Alejandro Landes’ film Cocalero showcases the increasing politicalization of Bolivian indigenous groups as a response to US interference in the region’s economic life.  Much like Our Brand is Crisis, US interference in Latin America is portrayed as a consequence of national interest rather than humanitarian sentiment, pitting the resident ethnic populations against the influence of an industrialized nation in the protection of their economic autonomy.  The electoral success of Evo Morales in the 2006 Bolivian presidential race illustrates the rise of the Pink Tide in Bolivian politics as a result of commodity capitalism and military repression of indigenous political demands.

The unionization of the Bolivian coca leaf farmers arose out of a historical legacy of the subjugation of Indian peoples.  Les Field explains that while indigenous groups have lived in the Andean region for tens of thousands of years, they have lived at least the most recent 500 years under the thumb of various conquerors (40).  Colonization has had a deleterious effect on the political and economic influence of indigenous groups through official state racism delegitimizing indigenousness and the capitalistic manipulation of labor and natural resources to benefit the elite as well as industrialized nations.  In the face of overwhelming change, indigenous groups have maintained a sense of continuity with the past, primarily through the growing of coca, which forms the economic backbone of the communities portrayed in the film.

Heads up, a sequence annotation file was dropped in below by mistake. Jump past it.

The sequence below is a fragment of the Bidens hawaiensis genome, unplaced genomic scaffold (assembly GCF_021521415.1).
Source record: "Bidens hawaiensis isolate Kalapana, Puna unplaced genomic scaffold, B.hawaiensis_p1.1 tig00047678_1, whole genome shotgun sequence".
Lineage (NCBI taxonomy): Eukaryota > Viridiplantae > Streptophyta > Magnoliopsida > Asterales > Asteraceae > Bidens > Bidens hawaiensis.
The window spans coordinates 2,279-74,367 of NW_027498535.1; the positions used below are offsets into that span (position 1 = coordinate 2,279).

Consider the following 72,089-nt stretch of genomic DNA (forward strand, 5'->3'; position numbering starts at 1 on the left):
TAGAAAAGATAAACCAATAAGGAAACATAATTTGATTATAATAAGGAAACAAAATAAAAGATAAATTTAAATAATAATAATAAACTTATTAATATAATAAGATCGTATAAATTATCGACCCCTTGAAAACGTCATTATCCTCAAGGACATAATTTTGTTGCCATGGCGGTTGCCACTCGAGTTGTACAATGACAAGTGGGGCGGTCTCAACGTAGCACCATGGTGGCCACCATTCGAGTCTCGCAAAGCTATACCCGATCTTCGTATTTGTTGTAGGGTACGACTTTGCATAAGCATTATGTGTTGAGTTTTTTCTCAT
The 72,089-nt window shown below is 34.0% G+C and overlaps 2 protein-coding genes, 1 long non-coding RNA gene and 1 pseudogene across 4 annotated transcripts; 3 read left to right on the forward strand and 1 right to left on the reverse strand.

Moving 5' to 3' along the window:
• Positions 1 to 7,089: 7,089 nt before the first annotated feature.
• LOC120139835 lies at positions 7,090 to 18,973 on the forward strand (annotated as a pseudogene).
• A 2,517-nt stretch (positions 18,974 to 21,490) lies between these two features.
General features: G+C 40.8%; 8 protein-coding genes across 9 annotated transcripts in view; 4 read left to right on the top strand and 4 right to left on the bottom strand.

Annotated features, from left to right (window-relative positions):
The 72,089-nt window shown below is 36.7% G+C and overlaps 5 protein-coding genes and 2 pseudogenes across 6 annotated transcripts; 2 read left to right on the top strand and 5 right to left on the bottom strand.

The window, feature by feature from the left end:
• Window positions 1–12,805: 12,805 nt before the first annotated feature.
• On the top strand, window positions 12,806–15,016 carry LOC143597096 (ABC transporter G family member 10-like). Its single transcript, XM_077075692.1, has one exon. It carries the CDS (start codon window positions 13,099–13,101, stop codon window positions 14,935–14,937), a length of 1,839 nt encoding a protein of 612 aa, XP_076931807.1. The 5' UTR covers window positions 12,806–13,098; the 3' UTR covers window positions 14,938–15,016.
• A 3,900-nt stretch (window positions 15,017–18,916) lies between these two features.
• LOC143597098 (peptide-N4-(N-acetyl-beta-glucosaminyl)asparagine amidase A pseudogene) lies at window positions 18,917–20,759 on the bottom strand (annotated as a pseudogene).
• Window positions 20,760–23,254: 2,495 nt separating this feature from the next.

Coca became problematic as an economic resource for Bolivian indigenous groups, however, because of the United States eradication program.  In an attempt to forestall the farming of coca leaf, and thus the creation of cocaine exported to the United States, the US compelled the Bolivian government and its military to expunge its countryside of the plant.  As a result, many indigenous groups faced military repression in resisting the eradication program.  The film uses archival footage to portray the various ways indigenous groups protested and the extent of military repression they faced: roadblocks and protests were routinely met with violence.

To counter this repression and strengthen their economic and political position, Sawyer explains that “throughout Latin America, there has been an explosion of indigenous organizing in the last 30 years” (76).  The film evinces this phenomenon by showcasing the emerging political power of the coca leaf unions, whose champion is Evo Morales.  With the rise of the Pink Tide, Andean politics are changing, but the election of Evo Morales to the Bolivian presidency marks the first time a member of the indigenous community was elected as a president in Latin America.

Cocalero’s documentary technique traces the rise of the unionization of the coca leaf growers and showcases the increasing politicalization of indigenous communities.  In stark contrast to the campaign and disastrous presidency of Goni in Our Brand is Crisis, the election of Evo Morales to the Bolivian presidency is a manifestation of the ways in which indigenous communities have worked to gain recognition and power.  The film ends on a hopeful note, reflecting the transformation of the political space made possible by the increasing agency of indigenous communities.